7 Questions To Ask About Short-Term Business Loans vs. Long-Term Loans


Small businesses borrow money for any number of reasons, and the loan amount will vary wildly based on your company’s reason in particular. After all, a trucking company looking to replace the tires on its fleet of vehicles isn’t paying anywhere near as much as a software company looking to buy an office building.

Remember, when a traditional bank or online lender is deciding whether to loan your company money, what they’re really considering is how likely it is that your company will be able to repay that loan with interest. They’re thinking about how likely is it that your company will earn them money. That decision is, in effect, a bet on a borrower.

A long-term loan typically will have a larger loan amount than a short-term loan. That makes sense for both lenders and borrowers. For lenders, it doesn’t make sense to give out many multi-million-dollar short-term loans because it isn’t very likely that the business will be able to repay that loan. Similarly, they don’t want to give out a $5,000 loan with a ten-year repayment term. That’d mean placing a tiny bet, and the best-case scenario may only earn them a few hundred dollars in interest.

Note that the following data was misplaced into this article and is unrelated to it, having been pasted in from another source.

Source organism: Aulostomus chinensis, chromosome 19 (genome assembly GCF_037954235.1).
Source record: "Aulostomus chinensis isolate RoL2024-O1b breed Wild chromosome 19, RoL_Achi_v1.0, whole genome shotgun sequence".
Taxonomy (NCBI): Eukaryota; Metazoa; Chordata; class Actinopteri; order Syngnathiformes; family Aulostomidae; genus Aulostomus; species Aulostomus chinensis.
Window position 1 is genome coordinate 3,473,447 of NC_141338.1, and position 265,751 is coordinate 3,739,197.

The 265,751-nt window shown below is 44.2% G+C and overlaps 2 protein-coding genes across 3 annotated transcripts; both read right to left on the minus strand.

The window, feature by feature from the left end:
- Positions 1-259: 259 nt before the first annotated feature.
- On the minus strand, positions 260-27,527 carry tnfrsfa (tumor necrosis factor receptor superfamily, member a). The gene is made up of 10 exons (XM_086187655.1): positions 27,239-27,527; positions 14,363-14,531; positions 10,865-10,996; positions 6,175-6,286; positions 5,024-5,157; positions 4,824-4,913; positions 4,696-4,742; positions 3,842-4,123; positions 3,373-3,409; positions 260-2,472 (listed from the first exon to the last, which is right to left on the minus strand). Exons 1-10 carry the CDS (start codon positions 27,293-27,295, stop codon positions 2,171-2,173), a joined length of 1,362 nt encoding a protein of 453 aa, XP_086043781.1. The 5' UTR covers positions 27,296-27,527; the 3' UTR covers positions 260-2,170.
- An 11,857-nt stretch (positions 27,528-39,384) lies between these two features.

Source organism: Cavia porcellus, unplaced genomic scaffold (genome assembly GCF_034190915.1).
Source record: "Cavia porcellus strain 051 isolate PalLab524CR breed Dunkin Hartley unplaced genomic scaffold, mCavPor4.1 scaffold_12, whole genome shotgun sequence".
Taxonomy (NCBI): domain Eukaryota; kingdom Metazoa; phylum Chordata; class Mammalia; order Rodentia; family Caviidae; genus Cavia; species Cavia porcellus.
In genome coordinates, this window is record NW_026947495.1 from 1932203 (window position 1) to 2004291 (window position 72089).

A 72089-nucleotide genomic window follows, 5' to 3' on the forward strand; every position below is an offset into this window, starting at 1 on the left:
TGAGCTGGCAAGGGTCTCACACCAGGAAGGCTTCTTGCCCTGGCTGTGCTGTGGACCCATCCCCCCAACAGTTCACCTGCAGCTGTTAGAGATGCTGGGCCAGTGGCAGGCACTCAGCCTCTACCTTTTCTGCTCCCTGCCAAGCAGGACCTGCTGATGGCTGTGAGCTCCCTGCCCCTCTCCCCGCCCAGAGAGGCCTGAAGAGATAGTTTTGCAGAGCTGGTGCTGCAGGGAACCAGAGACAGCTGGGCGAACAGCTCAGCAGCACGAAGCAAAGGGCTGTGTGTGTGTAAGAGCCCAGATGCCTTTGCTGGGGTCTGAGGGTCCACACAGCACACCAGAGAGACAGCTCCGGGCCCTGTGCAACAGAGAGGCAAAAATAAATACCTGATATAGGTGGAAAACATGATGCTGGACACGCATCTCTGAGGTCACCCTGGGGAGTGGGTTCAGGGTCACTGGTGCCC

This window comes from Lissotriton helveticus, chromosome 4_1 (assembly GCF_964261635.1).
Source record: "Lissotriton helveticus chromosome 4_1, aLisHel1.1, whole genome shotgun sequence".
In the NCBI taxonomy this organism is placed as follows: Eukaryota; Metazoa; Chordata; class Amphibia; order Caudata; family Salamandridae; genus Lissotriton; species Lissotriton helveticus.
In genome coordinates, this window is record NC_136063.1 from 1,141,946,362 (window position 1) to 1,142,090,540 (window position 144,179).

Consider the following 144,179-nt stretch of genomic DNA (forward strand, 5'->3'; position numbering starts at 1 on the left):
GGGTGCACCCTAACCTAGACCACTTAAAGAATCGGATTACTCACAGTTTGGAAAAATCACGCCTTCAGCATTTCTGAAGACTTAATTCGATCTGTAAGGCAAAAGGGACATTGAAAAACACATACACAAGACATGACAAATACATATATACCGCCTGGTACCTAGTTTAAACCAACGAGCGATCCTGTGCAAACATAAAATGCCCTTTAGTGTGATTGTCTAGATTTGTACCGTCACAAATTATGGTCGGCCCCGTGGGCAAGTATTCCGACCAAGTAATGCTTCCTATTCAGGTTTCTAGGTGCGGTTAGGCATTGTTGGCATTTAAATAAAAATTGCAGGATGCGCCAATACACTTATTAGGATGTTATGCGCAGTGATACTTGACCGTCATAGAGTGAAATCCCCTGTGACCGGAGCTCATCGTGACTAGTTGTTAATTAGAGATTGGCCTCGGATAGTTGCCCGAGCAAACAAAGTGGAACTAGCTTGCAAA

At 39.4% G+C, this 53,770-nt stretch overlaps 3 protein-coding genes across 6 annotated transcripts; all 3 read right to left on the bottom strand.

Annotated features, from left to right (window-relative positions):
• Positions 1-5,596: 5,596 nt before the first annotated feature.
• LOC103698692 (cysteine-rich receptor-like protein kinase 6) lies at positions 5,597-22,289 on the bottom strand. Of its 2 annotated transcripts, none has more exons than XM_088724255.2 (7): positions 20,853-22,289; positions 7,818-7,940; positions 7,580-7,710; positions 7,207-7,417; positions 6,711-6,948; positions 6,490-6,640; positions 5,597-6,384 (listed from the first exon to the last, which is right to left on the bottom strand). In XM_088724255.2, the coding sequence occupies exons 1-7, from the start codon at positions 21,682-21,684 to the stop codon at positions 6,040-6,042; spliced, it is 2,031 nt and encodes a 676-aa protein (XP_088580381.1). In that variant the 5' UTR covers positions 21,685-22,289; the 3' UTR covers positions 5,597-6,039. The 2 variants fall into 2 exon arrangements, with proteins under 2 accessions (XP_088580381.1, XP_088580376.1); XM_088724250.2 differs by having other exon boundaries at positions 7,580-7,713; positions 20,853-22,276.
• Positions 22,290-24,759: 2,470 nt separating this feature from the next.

So think about why you’re seeking out this new business loan. How big does the loan need to be to fulfill the purpose you’ve got in mind? If the loan is considerably large, you may want to consider a long-term loan.

In short: If you need a lot of money, you might want to consider long-term loans. If you only need a bit, a short-term loan might be more logical.

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